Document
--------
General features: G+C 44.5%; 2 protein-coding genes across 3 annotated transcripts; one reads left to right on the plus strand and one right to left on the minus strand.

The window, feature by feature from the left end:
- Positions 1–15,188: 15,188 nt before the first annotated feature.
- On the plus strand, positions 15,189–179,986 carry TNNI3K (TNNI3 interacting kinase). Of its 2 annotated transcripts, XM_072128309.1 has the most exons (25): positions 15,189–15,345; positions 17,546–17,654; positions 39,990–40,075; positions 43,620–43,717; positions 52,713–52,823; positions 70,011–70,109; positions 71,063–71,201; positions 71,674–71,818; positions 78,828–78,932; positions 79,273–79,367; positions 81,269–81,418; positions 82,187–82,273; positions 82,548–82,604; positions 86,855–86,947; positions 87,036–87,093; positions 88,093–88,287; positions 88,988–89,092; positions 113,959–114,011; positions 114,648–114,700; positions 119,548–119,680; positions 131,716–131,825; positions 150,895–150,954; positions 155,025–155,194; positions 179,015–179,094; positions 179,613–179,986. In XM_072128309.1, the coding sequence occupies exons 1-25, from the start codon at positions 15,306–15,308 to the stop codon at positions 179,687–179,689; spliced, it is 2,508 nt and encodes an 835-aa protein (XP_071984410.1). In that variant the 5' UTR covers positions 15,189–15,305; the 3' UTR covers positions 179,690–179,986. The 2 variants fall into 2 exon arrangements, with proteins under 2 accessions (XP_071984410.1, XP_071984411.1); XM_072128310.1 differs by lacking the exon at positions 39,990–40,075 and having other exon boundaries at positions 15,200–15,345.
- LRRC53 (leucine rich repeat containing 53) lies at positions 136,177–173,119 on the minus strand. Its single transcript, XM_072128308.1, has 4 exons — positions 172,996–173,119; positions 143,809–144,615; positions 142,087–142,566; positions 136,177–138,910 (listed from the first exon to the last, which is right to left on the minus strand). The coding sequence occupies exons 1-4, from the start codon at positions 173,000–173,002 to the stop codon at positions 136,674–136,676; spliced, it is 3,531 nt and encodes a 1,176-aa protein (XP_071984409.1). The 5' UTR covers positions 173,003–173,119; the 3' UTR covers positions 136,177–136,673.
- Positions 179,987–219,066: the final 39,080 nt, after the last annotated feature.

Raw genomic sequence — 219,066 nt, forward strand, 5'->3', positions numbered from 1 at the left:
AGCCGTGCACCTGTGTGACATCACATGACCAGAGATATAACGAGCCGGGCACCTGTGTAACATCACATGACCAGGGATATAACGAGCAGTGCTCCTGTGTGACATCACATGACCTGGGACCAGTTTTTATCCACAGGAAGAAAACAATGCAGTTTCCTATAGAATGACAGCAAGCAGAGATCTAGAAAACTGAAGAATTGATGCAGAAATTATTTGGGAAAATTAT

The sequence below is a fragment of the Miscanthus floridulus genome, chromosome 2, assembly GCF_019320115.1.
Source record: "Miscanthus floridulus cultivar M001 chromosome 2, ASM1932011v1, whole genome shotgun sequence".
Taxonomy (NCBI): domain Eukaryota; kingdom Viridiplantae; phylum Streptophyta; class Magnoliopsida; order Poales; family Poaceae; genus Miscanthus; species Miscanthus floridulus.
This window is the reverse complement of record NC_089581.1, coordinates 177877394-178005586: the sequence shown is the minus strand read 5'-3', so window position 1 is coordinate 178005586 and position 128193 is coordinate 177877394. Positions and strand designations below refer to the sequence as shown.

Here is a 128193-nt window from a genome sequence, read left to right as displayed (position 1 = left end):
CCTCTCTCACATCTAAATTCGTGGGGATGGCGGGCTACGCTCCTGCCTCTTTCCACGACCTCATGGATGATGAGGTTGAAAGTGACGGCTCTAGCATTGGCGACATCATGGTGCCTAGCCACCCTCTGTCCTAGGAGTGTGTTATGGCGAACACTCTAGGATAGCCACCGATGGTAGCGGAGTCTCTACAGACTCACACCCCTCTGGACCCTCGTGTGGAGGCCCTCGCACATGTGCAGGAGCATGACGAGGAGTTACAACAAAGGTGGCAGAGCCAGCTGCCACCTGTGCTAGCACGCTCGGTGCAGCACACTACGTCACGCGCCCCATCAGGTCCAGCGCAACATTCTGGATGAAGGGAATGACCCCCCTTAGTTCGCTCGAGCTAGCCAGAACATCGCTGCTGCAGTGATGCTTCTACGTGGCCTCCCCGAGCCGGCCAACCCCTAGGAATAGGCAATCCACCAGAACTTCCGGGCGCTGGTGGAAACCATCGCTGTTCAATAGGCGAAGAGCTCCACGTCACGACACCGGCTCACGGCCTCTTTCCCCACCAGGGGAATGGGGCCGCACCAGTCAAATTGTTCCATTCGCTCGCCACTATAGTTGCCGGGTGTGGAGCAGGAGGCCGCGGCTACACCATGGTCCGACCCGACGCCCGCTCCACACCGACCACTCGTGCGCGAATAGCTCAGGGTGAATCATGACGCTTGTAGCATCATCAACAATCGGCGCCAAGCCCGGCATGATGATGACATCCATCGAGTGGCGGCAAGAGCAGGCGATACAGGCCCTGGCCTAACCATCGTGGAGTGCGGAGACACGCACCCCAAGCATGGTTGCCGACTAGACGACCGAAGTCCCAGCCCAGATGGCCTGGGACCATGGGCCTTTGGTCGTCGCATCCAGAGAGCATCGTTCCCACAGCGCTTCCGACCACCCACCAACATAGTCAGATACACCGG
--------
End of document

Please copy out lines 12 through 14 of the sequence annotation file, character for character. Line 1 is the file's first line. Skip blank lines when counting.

This window is the reverse complement of record NC_089581.1, coordinates 177877394-178005586: the sequence shown is the minus strand read 5'-3', so window position 1 is coordinate 178005586 and position 128193 is coordinate 177877394. Positions and strand designations below refer to the sequence as shown.

Here is a 128193-nt window from a genome sequence, read left to right as displayed (position 1 = left end):
CCTCTCTCACATCTAAATTCGTGGGGATGGCGGGCTACGCTCCTGCCTCTTTCCACGACCTCATGGATGATGAGGTTGAAAGTGACGGCTCTAGCATTGGCGACATCATGGTGCCTAGCCACCCTCTGTCCTAGGAGTGTGTTATGGCGAACACTCTAGGATAGCCACCGATGGTAGCGGAGTCTCTACAGACTCACACCCCTCTGGACCCTCGTGTGGAGGCCCTCGCACATGTGCAGGAGCATGACGAGGAGTTACAACAAAGGTGGCAGAGCCAGCTGCCACCTGTGCTAGCACGCTCGGTGCAGCACACTACGTCACGCGCCCCATCAGGTCCAGCGCAACATTCTGGATGAAGGGAATGACCCCCCTTAGTTCGCTCGAGCTAGCCAGAACATCGCTGCTGCAGTGATGCTTCTACGTGGCCTCCCCGAGCCGGCCAACCCCTAGGAATAGGCAATCCACCAGAACTTCCGGGCGCTGGTGGAAACCATCGCTGTTCAATAGGCGAAGAGCTCCACGTCACGACACCGGCTCACGGCCTCTTTCCCCACCAGGGGAATGGGGCCGCACCAGTCAAATTGTTCCATTCGCTCGCCACTATAGTTGCCGGGTGTGGAGCAGGAGGCCGCGGCTACACCATGGTCCGACCCGACGCCCGCTCCACACCGACCACTCGTGCGCGAATAGCTCAGGGTGAATCATGACGCTTGTAGCATCATCAACAATCGGCGCCAAGCCCGGCATGATGATGACATCCATCGAGTGGCGGCAAGAGCAGGCGATACAGGCCCTGGCCTAACCATCGTGGAGTGCGGAGACACGCACCCCAAGCATGGTTGCCGACTAGACGACCGAAGTCCCAGCCCAGATGGCCTGGGACCATGGGCCTTTGGTCGTCGCATCCAGAGAGCATCGTTCCCACAGCGCTTCCGACCACCCACCAACATAGTCAGATACACCGG